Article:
Monica Lewinsky Reveals She Had Suicidal Thoughts After The Clinton Affair

Monica Lewinsky is ready to tell her side of the story in a brand new documentary series about her affair with Bill Clinton during her White House internship.

The six-part doc, “The Clinton Affair”, will air on A&E on the 20th anniversary of Clinton’s impeachment hearings and will focus on “the events leading up to the impeachment trial” and “the role of media, feminism and politics in this story of sex, power, lies and ideological warfare.”

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Lewinsky took part in a number of new interviews for the show, where she goes into detail about the start of the affair and the subsequent fallout and media backlash.

“I don’t talk about this very often and I still feel uncomfortable talking about it, because it’s not as if it didn’t register with me that he was the president, obviously it did,” she says in one of the teaser clips A&E released to promote the series.

“I think in one way, the moment we were actually in the back office for the first time, the truth is, I think it meant more for me that someone who other people desired, desired me. However wrong it was, however misguided, for who I was in that very moment at 22-years-old, that was how it felt.”

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In another clip, Lewinsky talks about working with the FBI, and how she was so terrified that she thought killing herself was the only way out of the situation.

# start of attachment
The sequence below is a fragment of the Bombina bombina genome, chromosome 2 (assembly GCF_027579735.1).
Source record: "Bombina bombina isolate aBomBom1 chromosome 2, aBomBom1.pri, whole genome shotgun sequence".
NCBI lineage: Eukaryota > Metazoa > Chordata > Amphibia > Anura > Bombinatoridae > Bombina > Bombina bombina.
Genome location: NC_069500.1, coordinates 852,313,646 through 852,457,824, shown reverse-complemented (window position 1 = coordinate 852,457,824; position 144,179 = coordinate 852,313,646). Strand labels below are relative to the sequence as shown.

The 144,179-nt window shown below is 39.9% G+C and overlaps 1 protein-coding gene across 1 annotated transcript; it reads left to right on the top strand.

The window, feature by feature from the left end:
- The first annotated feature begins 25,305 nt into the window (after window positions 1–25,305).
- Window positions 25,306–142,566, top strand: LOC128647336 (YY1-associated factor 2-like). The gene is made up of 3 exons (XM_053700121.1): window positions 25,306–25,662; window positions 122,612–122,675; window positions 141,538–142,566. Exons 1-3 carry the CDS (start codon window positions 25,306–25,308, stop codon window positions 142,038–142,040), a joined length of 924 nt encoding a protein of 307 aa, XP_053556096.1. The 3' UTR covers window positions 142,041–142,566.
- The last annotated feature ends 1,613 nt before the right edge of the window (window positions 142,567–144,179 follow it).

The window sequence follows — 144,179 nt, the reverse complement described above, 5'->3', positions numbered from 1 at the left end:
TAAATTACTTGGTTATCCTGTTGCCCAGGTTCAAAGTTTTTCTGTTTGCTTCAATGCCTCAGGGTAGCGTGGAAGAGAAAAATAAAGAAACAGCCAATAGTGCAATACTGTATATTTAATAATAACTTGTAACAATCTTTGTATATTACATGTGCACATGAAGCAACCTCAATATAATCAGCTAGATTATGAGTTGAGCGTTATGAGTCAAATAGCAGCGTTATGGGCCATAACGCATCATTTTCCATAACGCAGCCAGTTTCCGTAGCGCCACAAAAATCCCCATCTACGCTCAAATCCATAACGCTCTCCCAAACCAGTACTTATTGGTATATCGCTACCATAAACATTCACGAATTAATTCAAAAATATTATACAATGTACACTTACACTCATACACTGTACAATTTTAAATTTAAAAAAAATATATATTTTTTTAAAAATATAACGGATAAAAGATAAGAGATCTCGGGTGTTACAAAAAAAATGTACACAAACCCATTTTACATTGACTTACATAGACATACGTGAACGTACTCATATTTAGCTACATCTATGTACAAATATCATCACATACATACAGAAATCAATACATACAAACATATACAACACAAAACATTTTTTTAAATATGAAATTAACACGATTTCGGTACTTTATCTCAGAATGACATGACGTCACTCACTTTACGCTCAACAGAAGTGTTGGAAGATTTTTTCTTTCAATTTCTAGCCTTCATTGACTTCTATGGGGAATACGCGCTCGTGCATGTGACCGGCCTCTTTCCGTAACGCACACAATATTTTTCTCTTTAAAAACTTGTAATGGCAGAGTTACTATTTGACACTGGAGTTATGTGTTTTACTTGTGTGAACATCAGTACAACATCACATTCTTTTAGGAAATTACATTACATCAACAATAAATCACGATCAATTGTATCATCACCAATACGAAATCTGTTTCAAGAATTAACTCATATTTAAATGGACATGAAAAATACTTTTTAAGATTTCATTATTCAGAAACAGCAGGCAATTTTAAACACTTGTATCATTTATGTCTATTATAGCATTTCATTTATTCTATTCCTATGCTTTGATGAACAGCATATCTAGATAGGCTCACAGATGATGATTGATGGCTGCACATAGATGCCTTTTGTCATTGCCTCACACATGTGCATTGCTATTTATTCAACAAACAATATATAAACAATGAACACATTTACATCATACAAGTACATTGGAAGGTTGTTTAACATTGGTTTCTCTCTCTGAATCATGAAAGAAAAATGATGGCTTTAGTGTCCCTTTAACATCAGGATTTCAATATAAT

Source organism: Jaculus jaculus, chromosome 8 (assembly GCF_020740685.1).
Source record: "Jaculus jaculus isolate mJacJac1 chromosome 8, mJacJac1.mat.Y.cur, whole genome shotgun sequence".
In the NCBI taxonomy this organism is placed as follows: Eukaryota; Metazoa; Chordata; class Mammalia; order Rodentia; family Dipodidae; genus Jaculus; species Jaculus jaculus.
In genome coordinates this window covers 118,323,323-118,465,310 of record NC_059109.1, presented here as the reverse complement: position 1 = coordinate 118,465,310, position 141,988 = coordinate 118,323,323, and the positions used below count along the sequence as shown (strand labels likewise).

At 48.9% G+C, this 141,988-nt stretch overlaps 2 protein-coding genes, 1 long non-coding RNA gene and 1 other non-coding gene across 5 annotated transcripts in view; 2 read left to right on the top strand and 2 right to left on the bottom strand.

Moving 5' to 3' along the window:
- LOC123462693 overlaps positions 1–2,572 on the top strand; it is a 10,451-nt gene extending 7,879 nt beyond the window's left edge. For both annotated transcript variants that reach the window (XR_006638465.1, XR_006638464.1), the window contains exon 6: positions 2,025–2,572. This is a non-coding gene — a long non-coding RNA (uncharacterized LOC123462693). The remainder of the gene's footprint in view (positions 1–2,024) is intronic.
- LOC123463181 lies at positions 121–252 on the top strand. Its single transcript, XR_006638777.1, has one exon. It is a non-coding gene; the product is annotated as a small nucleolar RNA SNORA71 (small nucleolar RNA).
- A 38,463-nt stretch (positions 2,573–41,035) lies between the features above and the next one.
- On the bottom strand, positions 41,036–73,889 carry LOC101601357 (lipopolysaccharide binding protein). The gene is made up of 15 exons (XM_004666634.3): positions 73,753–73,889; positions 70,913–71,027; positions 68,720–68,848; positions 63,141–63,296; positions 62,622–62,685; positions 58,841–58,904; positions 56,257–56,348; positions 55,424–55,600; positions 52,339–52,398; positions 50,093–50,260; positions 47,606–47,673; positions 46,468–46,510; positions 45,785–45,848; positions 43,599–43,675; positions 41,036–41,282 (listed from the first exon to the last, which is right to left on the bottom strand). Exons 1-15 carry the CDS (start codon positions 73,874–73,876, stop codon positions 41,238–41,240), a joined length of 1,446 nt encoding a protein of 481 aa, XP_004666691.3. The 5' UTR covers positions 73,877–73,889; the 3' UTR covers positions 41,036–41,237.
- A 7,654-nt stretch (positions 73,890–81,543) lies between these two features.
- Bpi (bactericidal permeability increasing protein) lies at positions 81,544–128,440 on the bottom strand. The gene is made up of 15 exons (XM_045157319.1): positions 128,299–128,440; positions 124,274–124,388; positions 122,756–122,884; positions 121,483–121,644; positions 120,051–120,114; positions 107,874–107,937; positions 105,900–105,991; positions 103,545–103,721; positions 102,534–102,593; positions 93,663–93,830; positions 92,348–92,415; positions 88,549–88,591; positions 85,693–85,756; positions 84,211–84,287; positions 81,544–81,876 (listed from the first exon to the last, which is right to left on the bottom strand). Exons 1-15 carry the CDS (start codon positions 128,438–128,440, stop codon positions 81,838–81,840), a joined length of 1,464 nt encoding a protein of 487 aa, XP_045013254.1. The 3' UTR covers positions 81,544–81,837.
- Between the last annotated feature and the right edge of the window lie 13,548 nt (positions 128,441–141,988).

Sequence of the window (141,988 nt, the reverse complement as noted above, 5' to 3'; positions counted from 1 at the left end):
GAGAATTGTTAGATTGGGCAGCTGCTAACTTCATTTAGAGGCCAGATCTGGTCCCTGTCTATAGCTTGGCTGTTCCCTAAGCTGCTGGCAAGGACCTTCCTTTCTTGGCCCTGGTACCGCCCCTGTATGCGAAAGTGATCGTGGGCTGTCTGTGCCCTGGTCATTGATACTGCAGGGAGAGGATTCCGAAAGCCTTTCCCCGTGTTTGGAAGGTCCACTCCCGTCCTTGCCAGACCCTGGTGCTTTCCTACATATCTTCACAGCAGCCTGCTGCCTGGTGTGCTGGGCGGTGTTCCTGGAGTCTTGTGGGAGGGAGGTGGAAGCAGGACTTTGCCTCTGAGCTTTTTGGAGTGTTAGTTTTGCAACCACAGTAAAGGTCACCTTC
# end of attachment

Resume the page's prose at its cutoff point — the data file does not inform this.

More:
“The ground completely crumbled in that moment. I felt so much guilt and I was terrified,” she says. “There was a point for me somewhere in the first several hours where I could be hysterically crying and then I would just shut down.”

“In the shut down period, I remember looking out the window and thinking the only way to fix this was to kill myself, to jump out the window. I was scared and I just, I was mortified and afraid of what this was going to do with my family. I still was in love with Bill at the time, so I felt really responsible.”

On Friday, A&E released more clips from the upcoming series, in which Lewinsky talks about meeting Clinton for the first time and developing a crush on him.

“I didn’t get it until the first time I was really in his presence,” she explains. “I was struck in a way that he had this ability to hold everybody who was there, not just young women, not just older women, but young men, older men, gay, straight, everybody is sort of starry-eyed in his presence.”

In the second new clip, Lewinsky recalls feeling “deflated” after the 1996 Presidential Election.

“For the last two weeks leading up to the election, I didn’t hear from him at all. I had naively invested in his and expected he would’ve won the election and within the first few days he would’ve called and, ‘OK, great, where do you wanna work?’ That didn’t happen.”

“I had this nagging insecurity, maybe he just did all of these things these last six months because he was trying to keep me quiet during the election,” Lewinsky adds. “How stupid am I that I believed this, that I bought this? I felt so deflated and so desperate…”

The six-part series “The Clinton Affair” premieres Sunday, Nov. 18.

If you or someone you know is in crisis and needs help, resources are available. In case of an emergency, please call 911 for immediate help.

The Canadian Association for Suicide PreventionDepression Hurts and Kids Help Phone 1-800-668-6868 all offer ways of getting help if you, or someone you know, may be suffering from mental health issues.

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